¿Quién es más macho?

What could be more Mexican, sí?

Perro…but…no, wait, perro is “dog”, I mean “pero”. But. Pero grande.

The prank the girl pulls is to free the pigs because they’re so cute, but they go on a rampage, endangering people and destroying the village.

Aw…come on. Really? How “first world problem” is that? It’s not “hey, chica, people are gonna starve to death ‘cause you let out all the food”, it’s “save the piggies!”

It gets worse, though: Our hero is Manolo, the bullfighter. Of course. Because the other kid, Joaquin is a nasty military guy, and even though he keeps the village safe year after year, and even though his father apparently died doing the same, military is icky and yucky and not sexy like bullfighting.

Oh, and of course, bullfighting? That’s monstrous. Except how Manolo does it, because he doesn’t kill the bulls. This relies so heavily on ignorance, it’s just sad. After a bullfight, killing the bull is a mercy. But, of course, if they actually took a stand on bullfighting, they couldn’t include it in the movie, so they do this stupid half-measure that just increases the ignorance in the world.

’cause you know the kids seeing this are going to take away this dumb notion that bullfighting would be just peachy if they didn’t kill the bull.

But, okay, I’m overlooking all this stuff, and the second act gets a little better.

Wait, I forgot to mention the framing story. And the framing framing story. Basically, the good goddess La Muerte and the evil god Xibalba have made a bet for the fate of the happy land of the dead, which is a grande fiesta of remembered people. If Maria picks Manolo then La Muerte wins, but if she picks Joaquin Xilbalba gets the happy land of the dead, and La Muerte is consigned to the the other underworld, where everyone is forgotten and sad.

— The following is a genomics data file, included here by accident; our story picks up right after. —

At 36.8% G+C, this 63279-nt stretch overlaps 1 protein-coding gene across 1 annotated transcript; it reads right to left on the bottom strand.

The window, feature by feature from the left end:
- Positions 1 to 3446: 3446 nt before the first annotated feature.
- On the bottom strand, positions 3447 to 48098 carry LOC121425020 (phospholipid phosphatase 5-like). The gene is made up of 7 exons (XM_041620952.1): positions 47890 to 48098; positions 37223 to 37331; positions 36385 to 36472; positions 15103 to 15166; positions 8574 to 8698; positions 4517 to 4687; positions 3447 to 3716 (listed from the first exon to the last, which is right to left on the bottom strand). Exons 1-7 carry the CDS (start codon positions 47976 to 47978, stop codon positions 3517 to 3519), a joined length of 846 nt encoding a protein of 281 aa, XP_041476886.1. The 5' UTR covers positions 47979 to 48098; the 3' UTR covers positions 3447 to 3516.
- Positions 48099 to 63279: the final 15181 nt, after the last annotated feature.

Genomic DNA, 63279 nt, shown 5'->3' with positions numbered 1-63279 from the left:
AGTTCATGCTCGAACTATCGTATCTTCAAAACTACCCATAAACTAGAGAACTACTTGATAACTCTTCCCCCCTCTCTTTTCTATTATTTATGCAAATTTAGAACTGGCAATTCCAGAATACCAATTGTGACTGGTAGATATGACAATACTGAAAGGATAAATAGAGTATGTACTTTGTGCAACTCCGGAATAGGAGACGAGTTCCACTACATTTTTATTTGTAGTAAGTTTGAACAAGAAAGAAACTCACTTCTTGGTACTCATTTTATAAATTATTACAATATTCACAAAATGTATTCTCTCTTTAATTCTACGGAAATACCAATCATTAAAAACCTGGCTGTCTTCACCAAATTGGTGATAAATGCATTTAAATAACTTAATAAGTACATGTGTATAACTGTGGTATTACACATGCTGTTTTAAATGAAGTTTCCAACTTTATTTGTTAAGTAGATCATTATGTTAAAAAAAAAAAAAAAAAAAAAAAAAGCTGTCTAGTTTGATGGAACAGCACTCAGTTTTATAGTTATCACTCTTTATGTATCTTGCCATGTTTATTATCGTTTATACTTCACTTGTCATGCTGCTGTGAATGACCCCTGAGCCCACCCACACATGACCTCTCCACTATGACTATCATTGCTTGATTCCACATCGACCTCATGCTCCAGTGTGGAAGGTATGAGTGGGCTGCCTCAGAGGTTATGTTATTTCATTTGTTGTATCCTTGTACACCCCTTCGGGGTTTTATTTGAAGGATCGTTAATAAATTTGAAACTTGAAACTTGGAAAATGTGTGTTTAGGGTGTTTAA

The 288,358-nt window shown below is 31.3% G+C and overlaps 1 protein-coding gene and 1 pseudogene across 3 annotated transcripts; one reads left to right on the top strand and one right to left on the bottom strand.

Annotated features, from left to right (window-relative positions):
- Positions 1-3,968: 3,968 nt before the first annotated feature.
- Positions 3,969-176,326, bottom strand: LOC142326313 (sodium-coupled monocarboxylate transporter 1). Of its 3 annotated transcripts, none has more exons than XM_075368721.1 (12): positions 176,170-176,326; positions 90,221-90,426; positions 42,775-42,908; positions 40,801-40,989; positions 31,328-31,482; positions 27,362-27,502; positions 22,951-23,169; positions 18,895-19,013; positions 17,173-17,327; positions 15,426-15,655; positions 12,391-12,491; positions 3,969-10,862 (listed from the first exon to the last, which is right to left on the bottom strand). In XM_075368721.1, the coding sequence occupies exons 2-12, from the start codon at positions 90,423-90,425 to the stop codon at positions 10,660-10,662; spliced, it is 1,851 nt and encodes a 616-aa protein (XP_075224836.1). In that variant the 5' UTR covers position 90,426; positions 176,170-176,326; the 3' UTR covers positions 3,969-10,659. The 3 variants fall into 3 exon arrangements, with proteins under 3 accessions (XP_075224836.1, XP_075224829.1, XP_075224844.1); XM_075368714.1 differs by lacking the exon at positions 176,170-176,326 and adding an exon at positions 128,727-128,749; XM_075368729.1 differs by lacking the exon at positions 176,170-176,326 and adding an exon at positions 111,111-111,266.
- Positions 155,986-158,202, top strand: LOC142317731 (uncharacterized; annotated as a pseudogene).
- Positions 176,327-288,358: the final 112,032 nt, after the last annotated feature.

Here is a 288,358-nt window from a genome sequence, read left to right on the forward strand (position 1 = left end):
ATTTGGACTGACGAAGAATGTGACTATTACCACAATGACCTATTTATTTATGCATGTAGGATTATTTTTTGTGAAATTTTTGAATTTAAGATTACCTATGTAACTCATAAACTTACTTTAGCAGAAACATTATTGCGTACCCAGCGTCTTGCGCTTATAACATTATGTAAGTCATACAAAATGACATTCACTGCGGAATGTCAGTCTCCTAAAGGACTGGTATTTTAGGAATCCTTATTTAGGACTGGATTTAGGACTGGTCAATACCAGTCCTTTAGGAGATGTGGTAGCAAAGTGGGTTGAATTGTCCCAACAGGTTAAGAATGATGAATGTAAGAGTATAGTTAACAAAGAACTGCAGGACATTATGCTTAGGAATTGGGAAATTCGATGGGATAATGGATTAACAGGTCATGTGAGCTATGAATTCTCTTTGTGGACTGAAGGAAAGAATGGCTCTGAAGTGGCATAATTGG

Whoa, guilt trip much?

Actually, I liked this part of it. At least it felt somewhat authentic. The framing framing story involves a bunch of school kids being told this story.

Now, it must be said, the happy underworld is breathtaking, a truly glorious realization of the whole “Dia de los Muertos” aesthetic. Back when Burton did Alice, I dinged it for not reaching the stylistic level of American McGee’s Alice, and one could make a similar comparison between The Book of Life and Tim Schafer’s Grim Fandango. But there’s no shortcomings here, not in the art design.

It all comes down to a sloppy battle at the end, as all things must, I guess.

Typical stunt casting. ’cause when you think Mexican, you think Channing Tatum. He’s the military guy, I think. There’s Diego Luna and Zoe Saldana…I picked out Ron Perlman and Hector Elizondo. The former does a lot of fine voice work and the latter has just always been very distinctive.

The Barb liked it, though, and the RT is high (around 80%); she ranks the last four movies in this order: The Book of Life, Rio 2, The Boxtrolls and How To Train Your Dragon 2.

So, there you go. Beautiful but kind of boring. And the kid liked it.

Rifftrax presents: Santa Claus

OK, this is the third “live” Rifftrax I’ve seen—though never live live, which would be cool, just to see it at the same time, to say nothing of being in the audience—and I was literally in tears by the time it was over.

And! Super-bonus! I’m pretty sure you’ll actually buy this one over at Rifftrax in a couple months!

The film being riffed this time was the 1959 Mexican “classic” Santa Claus which, you know, if you’re going to make a Christmas Movie, maybe don’t put “Santa Claus” in the title, because as far as I know, that’s never been anything but disastrous.

In this mess of a flick, Santa watches Earth from his castle in space through his giant telescope (next to which is a giant mouth that’s ‘70s porn-style nightmare fuel), as we see a variety of kids suffering through the holiday season. The two main kids are a girl so poor she can’t afford a doll, and a boy who’s super-rich but who never sees his parents.

There are also some hooligans tempted into evil shenanigans by ol’ Pitch himself! Well, okay, not the Pitch, but some manner of lesser demon who’s sent by Satan (in the form of a giant bonfire) to Earth in order to stop Santa from making his Christmas rounds, after which Satan will take over the world!

Yeah, I’m a little murky on the theology, too. I’m guessing it’s some sort of Mexican variant on Catholicism. Fortunately, Santa has Merlin on his side, some invisibility dust and a bag of roofie—er, sleeping powder.